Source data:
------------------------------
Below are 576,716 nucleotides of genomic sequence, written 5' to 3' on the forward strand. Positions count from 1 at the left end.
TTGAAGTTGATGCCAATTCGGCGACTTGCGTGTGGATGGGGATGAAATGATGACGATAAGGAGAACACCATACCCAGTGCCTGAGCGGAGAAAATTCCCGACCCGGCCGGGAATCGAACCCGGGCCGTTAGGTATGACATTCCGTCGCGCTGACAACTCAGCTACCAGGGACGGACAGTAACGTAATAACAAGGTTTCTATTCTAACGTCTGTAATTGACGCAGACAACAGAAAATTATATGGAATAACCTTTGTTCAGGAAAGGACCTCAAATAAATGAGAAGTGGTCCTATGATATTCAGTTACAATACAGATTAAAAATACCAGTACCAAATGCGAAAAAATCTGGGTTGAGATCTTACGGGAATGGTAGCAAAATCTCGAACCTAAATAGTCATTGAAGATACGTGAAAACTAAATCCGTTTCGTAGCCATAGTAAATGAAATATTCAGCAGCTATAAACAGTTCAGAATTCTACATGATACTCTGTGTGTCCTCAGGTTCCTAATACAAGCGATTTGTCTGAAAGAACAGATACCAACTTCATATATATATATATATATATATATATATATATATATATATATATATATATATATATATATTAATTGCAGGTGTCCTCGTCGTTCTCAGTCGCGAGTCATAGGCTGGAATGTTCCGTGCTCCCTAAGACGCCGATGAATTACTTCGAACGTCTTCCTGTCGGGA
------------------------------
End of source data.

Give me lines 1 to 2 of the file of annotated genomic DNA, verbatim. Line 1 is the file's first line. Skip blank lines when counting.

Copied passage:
Below are 576,716 nucleotides of genomic sequence, written 5' to 3' on the forward strand. Positions count from 1 at the left end.
TTGAAGTTGATGCCAATTCGGCGACTTGCGTGTGGATGGGGATGAAATGATGACGATAAGGAGAACACCATACCCAGTGCCTGAGCGGAGAAAATTCCCGACCCGGCCGGGAATCGAACCCGGGCCGTTAGGTATGACATTCCGTCGCGCTGACAACTCAGCTACCAGGGACGGACAGTAACGTAATAACAAGGTTTCTATTCTAACGTCTGTAATTGACGCAGACAACAGAAAATTATATGGAATAACCTTTGTTCAGGAAAGGACCTCAAATAAATGAGAAGTGGTCCTATGATATTCAGTTACAATACAGATTAAAAATACCAGTACCAAATGCGAAAAAATCTGGGTTGAGATCTTACGGGAATGGTAGCAAAATCTCGAACCTAAATAGTCATTGAAGATACGTGAAAACTAAATCCGTTTCGTAGCCATAGTAAATGAAATATTCAGCAGCTATAAACAGTTCAGAATTCTACATGATACTCTGTGTGTCCTCAGGTTCCTAATACAAGCGATTTGTCTGAAAGAACAGATACCAACTTCATATATATATATATATATATATATATATATATATATATATATATATATATATATATATATTAATTGCAGGTGTCCTCGTCGTTCTCAGTCGCGAGTCATAGGCTGGAATGTTCCGTGCTCCCTAAGACGCCGATGAATTACTTCGAACGTCTTCCTGTCGGGA